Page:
Mathematical expression translator - Printable Version +- Qbasicnews.com ( http://qbasicnews.com/newforum)+-- Forum: QbasicNews.Com ( http://qbasicnews.com/newforum/forum-3.html)+--- Forum: Challenges ( http://qbasicnews.com/newforum/forum-10.html)+--- Thread: Mathematical expression translator ( /thread-10109.html) |

Mathematical expression translator - Frontrunner - 04-21-2008
Hi all... My challenge is to write a routine which will translate correctly (in all circumstances) pow functions as done in C. The winner we judged on two things. 1) Translations must be correct 2) Efficiency Example: Basic r1 = (-c + (SQR(b(x) ^ 2 - (4 * a * c)))) / (2 * a) C r1 = (-c + (sqrt(pow(b(x), 2) - (4 * a * c)))) / (2 * a) Good luck! Fronrunner Re: Mathematical expression translator - wildcard - 04-21-2008
Sounds like an interesting, if quite specific, challenge. Its too bad I'm busy at the moment as I have always wanted to get around to writing parsers. Re: Mathematical expression translator - Frontrunner - 04-22-2008
That's right, it is quite specific but a general parser would be too easy for a challenge : Cheers, Frontrunner Re: Mathematical expression translator - wildcard - 04-22-2008
Hopefully I can get some time to have a go, seems straight forward enough but will see. Re: Mathematical expression translator - Frontrunner - 04-22-2008
I am looking forward to see your contribution! Cheers, Frontrunner Re: Mathematical expression translator - Ralph - 04-23-2008
Could you please be patient with me and tell me what POW stands for?Â The only meaning I have for those three letters at present is, Prisoner Of War, and, I'm sure, that is not what is intended.Â Re: Mathematical expression translator - Frontrunner - 04-23-2008
Hi Ralph, Sure I will try to explain you what POW means: Like in qbasic there is in C a mathematical function to compute the power exponent. In qbasic we use ^ but in C it is called POW. I will give some more example in both C and bqasic so you can see the differences. Example in C Â printf ("7 ^ 3 = %lf\n", pow (7,3)); Â printf ("4.73 ^ 12 = %lf\n", pow (4.73,12)); Â printf ("32.01 ^ 1.54 = %lf\n", pow (32.01,1.54)); Example in qbasic Â print "7 ^ 3 = ", 7 ^ 3 Â print "4.73 ^ 3 = ", 4.73 ^ 12 Â print "32.01 ^ 1.54 = ", 32.01 ^ 1.54 Both should output something like this: 7 ^ 3 = 343.000000 4.73 ^ 12 = 125410439.217423 32.01 ^ 1.54 = 208.036691 Please forget the C syntax you see in the example. A correct translation (according to this challenge) should translate print 3 ^ 7 to print pow(3,7). Now this looks easy but things start to get more complicated when translating print (10 ^ 2) - 5 + (21 * (3 - 4 ^ 6) * 2 + 10 - 5) ^ 2 + 3 - (3 + 7) + 99 To print pow(10,2))-5+pow((21*(3-pow(4,6))*2+10-5),2)+3-(3+7)+99) I hope that helped a little. Kind regards, Frontrunner Re: Mathematical expression translator - Ralph - 04-23-2008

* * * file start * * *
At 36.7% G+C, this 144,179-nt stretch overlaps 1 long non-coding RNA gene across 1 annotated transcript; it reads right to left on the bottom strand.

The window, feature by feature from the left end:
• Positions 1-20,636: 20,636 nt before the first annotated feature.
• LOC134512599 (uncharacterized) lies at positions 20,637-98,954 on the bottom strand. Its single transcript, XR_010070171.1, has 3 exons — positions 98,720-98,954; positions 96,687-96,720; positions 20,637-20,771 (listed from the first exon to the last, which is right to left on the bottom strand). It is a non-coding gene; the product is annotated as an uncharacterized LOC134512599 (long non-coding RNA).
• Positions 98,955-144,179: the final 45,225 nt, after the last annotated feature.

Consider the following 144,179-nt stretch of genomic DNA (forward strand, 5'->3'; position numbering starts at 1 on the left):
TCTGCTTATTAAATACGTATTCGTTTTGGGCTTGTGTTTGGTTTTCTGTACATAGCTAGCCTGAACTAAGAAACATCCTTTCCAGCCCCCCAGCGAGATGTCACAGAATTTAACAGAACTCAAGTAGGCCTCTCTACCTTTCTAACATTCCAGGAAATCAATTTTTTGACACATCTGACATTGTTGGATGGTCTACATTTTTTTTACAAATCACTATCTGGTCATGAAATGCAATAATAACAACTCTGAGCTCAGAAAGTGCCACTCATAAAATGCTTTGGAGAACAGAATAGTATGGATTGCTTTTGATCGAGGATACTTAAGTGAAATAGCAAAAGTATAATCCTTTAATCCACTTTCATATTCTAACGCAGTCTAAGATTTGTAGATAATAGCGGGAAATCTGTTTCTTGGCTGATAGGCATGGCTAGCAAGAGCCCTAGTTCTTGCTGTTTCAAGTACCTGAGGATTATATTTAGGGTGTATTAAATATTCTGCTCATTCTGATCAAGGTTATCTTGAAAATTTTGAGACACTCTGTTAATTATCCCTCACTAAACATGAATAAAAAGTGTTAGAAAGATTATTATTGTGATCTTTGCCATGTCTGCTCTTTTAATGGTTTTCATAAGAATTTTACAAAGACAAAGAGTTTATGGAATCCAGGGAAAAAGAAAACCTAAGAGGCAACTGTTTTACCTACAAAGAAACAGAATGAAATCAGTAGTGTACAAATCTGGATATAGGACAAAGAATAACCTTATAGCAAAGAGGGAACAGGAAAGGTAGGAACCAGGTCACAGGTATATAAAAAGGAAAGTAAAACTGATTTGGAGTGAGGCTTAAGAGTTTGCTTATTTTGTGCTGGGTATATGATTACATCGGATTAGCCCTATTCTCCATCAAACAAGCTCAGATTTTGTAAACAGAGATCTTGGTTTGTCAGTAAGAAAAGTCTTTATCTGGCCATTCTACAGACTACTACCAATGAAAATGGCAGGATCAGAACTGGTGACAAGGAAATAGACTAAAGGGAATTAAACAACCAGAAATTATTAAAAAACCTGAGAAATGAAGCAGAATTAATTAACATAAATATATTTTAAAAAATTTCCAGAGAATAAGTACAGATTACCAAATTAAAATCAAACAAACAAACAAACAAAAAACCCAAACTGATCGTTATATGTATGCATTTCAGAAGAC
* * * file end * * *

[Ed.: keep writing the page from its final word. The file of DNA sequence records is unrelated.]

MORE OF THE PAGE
Frontrunner: Yes, I now understand what your challenge is all about; translating a qb expression with a power expression into its equivalent code in C.Â I am not into C, so, I can not compete.Â But, I know that others will! Re: Mathematical expression translator - Frontrunner - 04-24-2008
Hi Ralph, You are to some part right! But please forget about the C part, as long as the POW and the ^ operator are being translated correctly. I am not here on a qbasic forumÂ for C codingÂ Cheers, Frontrunner Re: Mathematical expression translator - wildcard - 04-24-2008
I'm trying to dust off my head and have a go, I know its about parsing correcting but am confused by your original example: r1 = (-b + (SQR(b(x) ^ 2 - (4 * a * c)))) / (2 * a) Is b and b(x) an integer and an arrary respectively or am I miss reading, I've been out of maths and coding for too long |